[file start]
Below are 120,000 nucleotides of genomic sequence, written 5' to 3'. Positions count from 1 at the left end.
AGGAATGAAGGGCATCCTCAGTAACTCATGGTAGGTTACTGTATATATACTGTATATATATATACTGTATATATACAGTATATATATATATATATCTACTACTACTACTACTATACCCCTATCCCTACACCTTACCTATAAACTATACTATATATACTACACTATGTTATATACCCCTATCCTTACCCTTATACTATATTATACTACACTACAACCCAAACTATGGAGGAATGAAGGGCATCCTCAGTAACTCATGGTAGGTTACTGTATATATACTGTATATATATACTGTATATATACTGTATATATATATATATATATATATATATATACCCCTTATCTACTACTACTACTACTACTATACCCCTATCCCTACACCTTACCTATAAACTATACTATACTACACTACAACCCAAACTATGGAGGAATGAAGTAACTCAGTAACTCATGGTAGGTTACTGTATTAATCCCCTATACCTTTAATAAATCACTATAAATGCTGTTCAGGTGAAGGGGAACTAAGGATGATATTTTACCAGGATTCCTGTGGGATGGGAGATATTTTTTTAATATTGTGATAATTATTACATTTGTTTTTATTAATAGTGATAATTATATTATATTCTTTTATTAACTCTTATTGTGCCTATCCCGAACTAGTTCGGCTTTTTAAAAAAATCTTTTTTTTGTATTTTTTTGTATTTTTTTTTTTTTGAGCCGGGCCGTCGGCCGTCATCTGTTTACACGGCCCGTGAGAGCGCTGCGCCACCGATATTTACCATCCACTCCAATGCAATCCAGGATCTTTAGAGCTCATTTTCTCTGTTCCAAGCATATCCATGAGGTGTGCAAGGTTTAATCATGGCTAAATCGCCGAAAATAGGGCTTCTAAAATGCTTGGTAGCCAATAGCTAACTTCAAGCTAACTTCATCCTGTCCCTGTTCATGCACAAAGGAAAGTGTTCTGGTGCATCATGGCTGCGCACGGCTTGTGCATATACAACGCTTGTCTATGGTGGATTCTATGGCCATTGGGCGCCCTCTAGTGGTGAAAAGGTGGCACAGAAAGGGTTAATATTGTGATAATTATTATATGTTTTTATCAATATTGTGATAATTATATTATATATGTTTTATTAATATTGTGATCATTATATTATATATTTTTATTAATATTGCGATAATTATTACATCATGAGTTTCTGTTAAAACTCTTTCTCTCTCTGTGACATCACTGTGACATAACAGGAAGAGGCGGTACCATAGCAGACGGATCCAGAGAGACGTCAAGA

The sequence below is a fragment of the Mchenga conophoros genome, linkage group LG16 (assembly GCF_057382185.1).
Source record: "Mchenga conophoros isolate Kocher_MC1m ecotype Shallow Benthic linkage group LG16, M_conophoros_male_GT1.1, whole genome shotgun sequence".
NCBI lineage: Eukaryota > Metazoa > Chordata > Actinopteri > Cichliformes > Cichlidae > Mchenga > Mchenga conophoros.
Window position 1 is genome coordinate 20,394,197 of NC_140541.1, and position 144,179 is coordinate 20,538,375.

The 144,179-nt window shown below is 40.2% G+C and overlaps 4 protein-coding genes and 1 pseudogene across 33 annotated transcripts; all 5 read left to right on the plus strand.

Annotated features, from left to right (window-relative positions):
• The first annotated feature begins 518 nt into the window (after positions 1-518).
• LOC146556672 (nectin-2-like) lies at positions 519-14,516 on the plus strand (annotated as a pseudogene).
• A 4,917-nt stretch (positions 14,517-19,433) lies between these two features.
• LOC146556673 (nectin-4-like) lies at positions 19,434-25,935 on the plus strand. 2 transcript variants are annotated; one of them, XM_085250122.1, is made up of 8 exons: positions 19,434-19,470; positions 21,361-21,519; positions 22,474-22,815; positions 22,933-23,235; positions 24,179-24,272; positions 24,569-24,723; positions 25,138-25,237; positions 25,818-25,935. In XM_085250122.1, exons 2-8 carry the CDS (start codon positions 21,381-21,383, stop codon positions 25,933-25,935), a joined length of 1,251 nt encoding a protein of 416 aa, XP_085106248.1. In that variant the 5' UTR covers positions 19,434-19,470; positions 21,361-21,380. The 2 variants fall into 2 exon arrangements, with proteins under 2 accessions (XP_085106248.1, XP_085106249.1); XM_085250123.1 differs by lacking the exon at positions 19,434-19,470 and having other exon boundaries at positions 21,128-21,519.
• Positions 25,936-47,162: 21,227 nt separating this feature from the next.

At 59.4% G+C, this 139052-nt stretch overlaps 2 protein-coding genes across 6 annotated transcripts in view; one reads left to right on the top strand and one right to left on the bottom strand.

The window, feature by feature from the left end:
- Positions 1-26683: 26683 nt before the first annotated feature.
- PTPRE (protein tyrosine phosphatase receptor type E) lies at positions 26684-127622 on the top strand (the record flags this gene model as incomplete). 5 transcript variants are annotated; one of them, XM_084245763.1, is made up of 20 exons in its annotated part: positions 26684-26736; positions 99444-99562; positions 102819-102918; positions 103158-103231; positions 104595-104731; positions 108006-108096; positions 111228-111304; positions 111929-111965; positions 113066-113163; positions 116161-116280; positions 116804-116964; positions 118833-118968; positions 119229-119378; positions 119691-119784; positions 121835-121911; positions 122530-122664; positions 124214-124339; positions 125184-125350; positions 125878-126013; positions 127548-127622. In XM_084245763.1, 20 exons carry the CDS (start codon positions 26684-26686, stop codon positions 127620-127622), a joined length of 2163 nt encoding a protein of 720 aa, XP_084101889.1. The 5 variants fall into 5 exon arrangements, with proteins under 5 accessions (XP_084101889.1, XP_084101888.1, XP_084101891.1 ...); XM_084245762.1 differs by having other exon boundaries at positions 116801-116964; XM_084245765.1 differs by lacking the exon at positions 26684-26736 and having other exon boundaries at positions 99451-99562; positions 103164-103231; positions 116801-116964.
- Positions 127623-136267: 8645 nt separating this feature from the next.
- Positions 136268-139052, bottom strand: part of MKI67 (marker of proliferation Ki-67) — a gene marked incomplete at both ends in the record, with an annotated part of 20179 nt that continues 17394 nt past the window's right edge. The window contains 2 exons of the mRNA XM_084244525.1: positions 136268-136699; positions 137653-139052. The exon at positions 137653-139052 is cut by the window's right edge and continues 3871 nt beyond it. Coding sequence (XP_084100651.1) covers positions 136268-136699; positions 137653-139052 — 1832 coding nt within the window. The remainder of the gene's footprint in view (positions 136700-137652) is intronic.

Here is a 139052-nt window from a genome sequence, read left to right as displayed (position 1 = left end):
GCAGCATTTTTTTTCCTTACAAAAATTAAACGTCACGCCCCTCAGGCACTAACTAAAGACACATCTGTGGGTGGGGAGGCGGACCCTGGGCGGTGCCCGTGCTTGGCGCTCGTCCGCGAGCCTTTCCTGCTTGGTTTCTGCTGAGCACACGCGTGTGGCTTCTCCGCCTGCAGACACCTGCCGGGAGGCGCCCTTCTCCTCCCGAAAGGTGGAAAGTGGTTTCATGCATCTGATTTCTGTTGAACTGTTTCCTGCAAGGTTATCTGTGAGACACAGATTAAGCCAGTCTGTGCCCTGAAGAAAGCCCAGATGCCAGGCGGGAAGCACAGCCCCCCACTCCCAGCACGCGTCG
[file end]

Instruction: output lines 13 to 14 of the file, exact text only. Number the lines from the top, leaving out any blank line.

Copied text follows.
• Positions 25,936-47,162: 21,227 nt separating this feature from the next.

At 59.4% G+C, this 139052-nt stretch overlaps 2 protein-coding genes across 6 annotated transcripts in view; one reads left to right on the top strand and one right to left on the bottom strand.